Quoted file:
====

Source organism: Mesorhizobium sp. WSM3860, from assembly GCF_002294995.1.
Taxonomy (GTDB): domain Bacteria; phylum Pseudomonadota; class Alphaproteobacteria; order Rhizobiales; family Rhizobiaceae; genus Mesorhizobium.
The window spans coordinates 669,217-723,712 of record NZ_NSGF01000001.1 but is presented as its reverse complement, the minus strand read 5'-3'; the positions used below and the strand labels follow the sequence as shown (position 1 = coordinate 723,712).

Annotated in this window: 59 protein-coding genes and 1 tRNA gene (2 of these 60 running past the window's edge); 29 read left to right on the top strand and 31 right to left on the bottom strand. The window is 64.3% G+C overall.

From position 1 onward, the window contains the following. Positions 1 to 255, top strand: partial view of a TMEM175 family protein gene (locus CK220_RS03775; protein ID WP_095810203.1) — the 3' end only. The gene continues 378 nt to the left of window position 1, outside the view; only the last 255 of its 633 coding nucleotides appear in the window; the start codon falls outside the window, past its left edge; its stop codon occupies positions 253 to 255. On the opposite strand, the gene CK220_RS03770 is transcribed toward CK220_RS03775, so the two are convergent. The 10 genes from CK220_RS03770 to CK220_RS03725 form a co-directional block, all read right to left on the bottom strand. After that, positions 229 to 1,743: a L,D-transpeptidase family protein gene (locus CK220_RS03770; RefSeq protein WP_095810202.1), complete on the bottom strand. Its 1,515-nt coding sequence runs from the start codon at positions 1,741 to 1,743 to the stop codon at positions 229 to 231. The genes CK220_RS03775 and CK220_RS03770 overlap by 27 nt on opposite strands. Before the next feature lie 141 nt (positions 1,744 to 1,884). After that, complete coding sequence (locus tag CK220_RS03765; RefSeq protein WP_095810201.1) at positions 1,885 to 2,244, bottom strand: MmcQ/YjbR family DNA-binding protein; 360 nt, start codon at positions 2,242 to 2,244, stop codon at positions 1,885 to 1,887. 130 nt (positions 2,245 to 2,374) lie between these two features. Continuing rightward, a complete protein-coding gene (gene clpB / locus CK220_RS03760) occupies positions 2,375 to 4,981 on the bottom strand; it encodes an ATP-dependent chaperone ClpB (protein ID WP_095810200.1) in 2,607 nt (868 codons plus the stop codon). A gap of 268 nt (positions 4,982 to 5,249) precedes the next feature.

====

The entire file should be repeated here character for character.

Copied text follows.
Source organism: Mesorhizobium sp. WSM3860, from assembly GCF_002294995.1.
Taxonomy (GTDB): domain Bacteria; phylum Pseudomonadota; class Alphaproteobacteria; order Rhizobiales; family Rhizobiaceae; genus Mesorhizobium.
The window spans coordinates 669,217-723,712 of record NZ_NSGF01000001.1 but is presented as its reverse complement, the minus strand read 5'-3'; the positions used below and the strand labels follow the sequence as shown (position 1 = coordinate 723,712).

Annotated in this window: 59 protein-coding genes and 1 tRNA gene (2 of these 60 running past the window's edge); 29 read left to right on the top strand and 31 right to left on the bottom strand. The window is 64.3% G+C overall.

From position 1 onward, the window contains the following. Positions 1 to 255, top strand: partial view of a TMEM175 family protein gene (locus CK220_RS03775; protein ID WP_095810203.1) — the 3' end only. The gene continues 378 nt to the left of window position 1, outside the view; only the last 255 of its 633 coding nucleotides appear in the window; the start codon falls outside the window, past its left edge; its stop codon occupies positions 253 to 255. On the opposite strand, the gene CK220_RS03770 is transcribed toward CK220_RS03775, so the two are convergent. The 10 genes from CK220_RS03770 to CK220_RS03725 form a co-directional block, all read right to left on the bottom strand. After that, positions 229 to 1,743: a L,D-transpeptidase family protein gene (locus CK220_RS03770; RefSeq protein WP_095810202.1), complete on the bottom strand. Its 1,515-nt coding sequence runs from the start codon at positions 1,741 to 1,743 to the stop codon at positions 229 to 231. The genes CK220_RS03775 and CK220_RS03770 overlap by 27 nt on opposite strands. Before the next feature lie 141 nt (positions 1,744 to 1,884). After that, complete coding sequence (locus tag CK220_RS03765; RefSeq protein WP_095810201.1) at positions 1,885 to 2,244, bottom strand: MmcQ/YjbR family DNA-binding protein; 360 nt, start codon at positions 2,242 to 2,244, stop codon at positions 1,885 to 1,887. 130 nt (positions 2,245 to 2,374) lie between these two features. Continuing rightward, a complete protein-coding gene (gene clpB / locus CK220_RS03760) occupies positions 2,375 to 4,981 on the bottom strand; it encodes an ATP-dependent chaperone ClpB (protein ID WP_095810200.1) in 2,607 nt (868 codons plus the stop codon). A gap of 268 nt (positions 4,982 to 5,249) precedes the next feature.